Images by Date
Images by Category
Solar System
Stars
White Dwarfs
Supernovas
Neutron Stars
Black Holes
Milky Way Galaxy
Normal Galaxies
Quasars
Galaxy Clusters
Cosmology/Deep Field
Miscellaneous
Images by Interest
Space Scoop for Kids
4K JPG
Multiwavelength
Sky Map
Constellations
3D Wall
Photo Blog
Top Rated Images
Image Handouts
Desktops
High Res Prints
Fits Files
Image Tutorials
Photo Album Tutorial
False Color
Cosmic Distance
Look-Back Time
Scale & Distance
Angular Measurement
Images & Processing
AVM/Metadata
Getting Hard Copies
Image Use Policy
Web Shortcuts
Chandra Blog
RSS Feed
Chronicle
Email Newsletter
News & Noteworthy
Image Use Policy
Questions & Answers
Glossary of Terms
Download Guide
Get Adobe Reader
Space Scoop
Seeing Pluto with X-ray Vision

X-rays are a more powerful version of the normal type of light your eyes can see. X-rays can travel through things that ordinary light can't, like wood and plastic, because they have more energy.

This ability can be very useful indeed. For example, X-rays can travel through people's skin and muscles, so doctors can see their bones underneath.

X-rays are also used to study cosmic objects. In hospitals, X-ray pictures show us a silhouette of our bones, but in astronomy, we photograph the object creating the X-rays itself.

The pictures above show Pluto, a dwarf planet at the outer edges of our Solar System. The image on the left shows Pluto in normal light, and the blue blob on the right is the X-ray light from Pluto.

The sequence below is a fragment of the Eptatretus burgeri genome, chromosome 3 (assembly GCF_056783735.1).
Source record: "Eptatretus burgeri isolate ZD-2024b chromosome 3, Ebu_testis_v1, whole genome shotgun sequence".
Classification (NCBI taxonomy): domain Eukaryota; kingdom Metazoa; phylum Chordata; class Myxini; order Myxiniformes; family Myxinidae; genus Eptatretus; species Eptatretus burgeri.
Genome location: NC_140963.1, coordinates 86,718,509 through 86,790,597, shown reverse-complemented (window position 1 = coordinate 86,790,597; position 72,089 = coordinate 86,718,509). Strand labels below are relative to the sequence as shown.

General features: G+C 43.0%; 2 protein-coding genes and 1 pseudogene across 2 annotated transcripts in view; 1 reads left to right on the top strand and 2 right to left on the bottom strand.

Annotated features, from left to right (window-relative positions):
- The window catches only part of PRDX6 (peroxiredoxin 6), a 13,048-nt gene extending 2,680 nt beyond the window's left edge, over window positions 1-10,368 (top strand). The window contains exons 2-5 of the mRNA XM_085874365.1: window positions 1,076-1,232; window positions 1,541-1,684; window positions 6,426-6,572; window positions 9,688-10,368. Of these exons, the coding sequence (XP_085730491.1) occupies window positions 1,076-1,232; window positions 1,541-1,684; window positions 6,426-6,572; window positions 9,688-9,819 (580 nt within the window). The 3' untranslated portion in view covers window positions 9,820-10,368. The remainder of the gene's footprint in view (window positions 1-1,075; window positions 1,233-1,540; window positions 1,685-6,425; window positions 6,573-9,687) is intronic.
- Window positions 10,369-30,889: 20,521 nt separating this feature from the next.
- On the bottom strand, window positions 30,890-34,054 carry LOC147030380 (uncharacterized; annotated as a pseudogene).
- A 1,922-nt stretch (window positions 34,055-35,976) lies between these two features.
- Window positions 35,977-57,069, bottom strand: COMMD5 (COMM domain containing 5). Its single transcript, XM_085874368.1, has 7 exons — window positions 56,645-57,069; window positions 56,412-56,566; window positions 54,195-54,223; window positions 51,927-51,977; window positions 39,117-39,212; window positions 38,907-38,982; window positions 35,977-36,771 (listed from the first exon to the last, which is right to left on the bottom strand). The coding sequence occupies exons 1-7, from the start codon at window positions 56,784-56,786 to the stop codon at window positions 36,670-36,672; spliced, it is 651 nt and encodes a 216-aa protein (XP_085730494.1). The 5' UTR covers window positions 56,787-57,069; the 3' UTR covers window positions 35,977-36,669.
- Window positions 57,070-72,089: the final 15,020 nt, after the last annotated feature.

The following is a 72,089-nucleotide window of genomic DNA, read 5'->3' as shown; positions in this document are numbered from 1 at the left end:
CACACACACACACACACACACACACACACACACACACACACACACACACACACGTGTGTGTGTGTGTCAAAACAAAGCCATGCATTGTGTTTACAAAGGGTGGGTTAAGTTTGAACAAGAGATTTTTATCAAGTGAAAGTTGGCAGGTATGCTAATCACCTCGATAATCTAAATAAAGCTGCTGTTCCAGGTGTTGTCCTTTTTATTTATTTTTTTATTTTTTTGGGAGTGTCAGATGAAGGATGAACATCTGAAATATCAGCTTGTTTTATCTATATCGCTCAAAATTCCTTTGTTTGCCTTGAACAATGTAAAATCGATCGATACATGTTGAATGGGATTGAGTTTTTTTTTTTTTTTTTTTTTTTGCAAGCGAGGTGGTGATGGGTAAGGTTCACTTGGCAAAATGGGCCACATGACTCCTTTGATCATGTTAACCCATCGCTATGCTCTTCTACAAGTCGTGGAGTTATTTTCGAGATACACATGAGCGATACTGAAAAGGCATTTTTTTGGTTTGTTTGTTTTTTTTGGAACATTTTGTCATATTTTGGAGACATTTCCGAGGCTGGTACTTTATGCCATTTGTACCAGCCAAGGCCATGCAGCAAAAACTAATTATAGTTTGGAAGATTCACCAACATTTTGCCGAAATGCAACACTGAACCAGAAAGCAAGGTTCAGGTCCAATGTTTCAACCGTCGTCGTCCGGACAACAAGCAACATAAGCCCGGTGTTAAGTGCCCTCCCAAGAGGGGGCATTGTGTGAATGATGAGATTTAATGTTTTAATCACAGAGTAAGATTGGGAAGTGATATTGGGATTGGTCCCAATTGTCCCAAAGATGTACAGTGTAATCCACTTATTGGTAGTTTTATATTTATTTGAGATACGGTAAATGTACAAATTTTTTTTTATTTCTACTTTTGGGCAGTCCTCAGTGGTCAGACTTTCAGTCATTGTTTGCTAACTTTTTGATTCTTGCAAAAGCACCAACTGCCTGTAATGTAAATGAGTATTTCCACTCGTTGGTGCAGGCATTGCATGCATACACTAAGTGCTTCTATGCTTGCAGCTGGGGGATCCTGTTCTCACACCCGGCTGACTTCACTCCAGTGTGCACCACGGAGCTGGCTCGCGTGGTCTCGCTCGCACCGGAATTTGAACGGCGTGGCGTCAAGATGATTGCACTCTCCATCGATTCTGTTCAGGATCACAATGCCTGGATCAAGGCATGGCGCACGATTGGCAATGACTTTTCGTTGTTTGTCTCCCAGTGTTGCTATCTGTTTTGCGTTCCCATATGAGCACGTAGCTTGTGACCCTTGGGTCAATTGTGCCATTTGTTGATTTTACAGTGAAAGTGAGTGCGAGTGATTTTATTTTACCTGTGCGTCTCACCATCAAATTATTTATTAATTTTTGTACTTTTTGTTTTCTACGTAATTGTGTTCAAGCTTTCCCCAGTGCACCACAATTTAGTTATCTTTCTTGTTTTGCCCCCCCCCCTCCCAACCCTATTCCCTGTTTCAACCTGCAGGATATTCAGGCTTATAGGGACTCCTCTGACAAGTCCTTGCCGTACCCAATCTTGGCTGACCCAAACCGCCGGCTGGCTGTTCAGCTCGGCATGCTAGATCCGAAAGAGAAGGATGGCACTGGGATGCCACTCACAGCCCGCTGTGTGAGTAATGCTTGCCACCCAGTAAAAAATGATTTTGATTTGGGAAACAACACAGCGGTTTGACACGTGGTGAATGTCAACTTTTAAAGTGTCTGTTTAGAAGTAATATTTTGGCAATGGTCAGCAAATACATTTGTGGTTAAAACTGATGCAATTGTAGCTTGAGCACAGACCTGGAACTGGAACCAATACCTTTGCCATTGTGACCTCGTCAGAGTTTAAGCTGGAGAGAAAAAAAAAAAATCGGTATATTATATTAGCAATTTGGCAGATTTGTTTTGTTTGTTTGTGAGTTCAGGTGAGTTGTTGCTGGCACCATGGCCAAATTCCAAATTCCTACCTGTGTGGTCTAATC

The fact we can see X-rays from Pluto is surprising. Cold, rocky worlds like Pluto have no way of creating these powerful X-rays. Scientists believe that the Sun is responsible.

The Sun doesn't just give off heat and light, there's also a stream of particles flowing from the Sun. Where these particles meet a planet's atmosphere, X-rays are created.

But Pluto lies about 6,000 million kilometers from the Sun. At this distance there just aren't enough particles reaching the dwarf planet to explain why its X-ray light is so bright.

We need deeper and more detailed images of the X-rays coming from Pluto to solve this mystery for sure. But one possible explanation is that a long tail of gas, like those seen on comets, could be trailing behind Pluto.

Cool fact: Pluto lies around 6,000 million kilometres from Earth. It takes light about 5 hours to travel this distance - including that X-ray light that created this picture!


This is a kids' version of Chandra Release Pluto (September 14, 2016)

Do you want to learn more about this topic?

Visit the Chandra field guide or send us your questions in an email: cxcpub@cfa.harvard.edu




In cooperation with Space Scoop: Bringing news from across the Universe to children all around the world. Universe Awareness and the Chandra X-ray Observatory


Children & Online Privacy
RSS feed